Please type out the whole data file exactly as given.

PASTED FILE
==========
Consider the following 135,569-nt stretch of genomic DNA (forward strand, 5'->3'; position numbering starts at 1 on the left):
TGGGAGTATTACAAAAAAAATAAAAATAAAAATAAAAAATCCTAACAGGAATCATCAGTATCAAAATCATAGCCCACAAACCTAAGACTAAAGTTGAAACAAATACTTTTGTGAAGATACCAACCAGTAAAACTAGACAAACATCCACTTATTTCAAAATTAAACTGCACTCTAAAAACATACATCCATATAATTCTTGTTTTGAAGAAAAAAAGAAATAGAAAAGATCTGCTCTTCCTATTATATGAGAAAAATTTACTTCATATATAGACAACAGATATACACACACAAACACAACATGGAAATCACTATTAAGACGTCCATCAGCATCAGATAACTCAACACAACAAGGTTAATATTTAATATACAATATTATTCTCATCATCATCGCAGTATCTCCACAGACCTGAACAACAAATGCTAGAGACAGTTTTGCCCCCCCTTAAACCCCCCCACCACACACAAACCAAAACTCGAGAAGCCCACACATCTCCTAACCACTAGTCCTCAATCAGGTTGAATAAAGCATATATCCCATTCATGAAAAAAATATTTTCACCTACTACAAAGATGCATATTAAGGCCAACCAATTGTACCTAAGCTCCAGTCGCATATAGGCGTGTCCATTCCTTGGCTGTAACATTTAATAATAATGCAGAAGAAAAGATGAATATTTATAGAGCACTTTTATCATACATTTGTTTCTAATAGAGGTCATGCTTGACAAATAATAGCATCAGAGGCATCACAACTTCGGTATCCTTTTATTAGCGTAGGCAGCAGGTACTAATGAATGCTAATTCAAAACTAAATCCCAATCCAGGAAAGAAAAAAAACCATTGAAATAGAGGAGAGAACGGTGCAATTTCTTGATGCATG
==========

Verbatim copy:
Consider the following 135,569-nt stretch of genomic DNA (forward strand, 5'->3'; position numbering starts at 1 on the left):
TGGGAGTATTACAAAAAAAATAAAAATAAAAATAAAAAATCCTAACAGGAATCATCAGTATCAAAATCATAGCCCACAAACCTAAGACTAAAGTTGAAACAAATACTTTTGTGAAGATACCAACCAGTAAAACTAGACAAACATCCACTTATTTCAAAATTAAACTGCACTCTAAAAACATACATCCATATAATTCTTGTTTTGAAGAAAAAAAGAAATAGAAAAGATCTGCTCTTCCTATTATATGAGAAAAATTTACTTCATATATAGACAACAGATATACACACACAAACACAACATGGAAATCACTATTAAGACGTCCATCAGCATCAGATAACTCAACACAACAAGGTTAATATTTAATATACAATATTATTCTCATCATCATCGCAGTATCTCCACAGACCTGAACAACAAATGCTAGAGACAGTTTTGCCCCCCCTTAAACCCCCCCACCACACACAAACCAAAACTCGAGAAGCCCACACATCTCCTAACCACTAGTCCTCAATCAGGTTGAATAAAGCATATATCCCATTCATGAAAAAAATATTTTCACCTACTACAAAGATGCATATTAAGGCCAACCAATTGTACCTAAGCTCCAGTCGCATATAGGCGTGTCCATTCCTTGGCTGTAACATTTAATAATAATGCAGAAGAAAAGATGAATATTTATAGAGCACTTTTATCATACATTTGTTTCTAATAGAGGTCATGCTTGACAAATAATAGCATCAGAGGCATCACAACTTCGGTATCCTTTTATTAGCGTAGGCAGCAGGTACTAATGAATGCTAATTCAAAACTAAATCCCAATCCAGGAAAGAAAAAAAACCATTGAAATAGAGGAGAGAACGGTGCAATTTCTTGATGCATG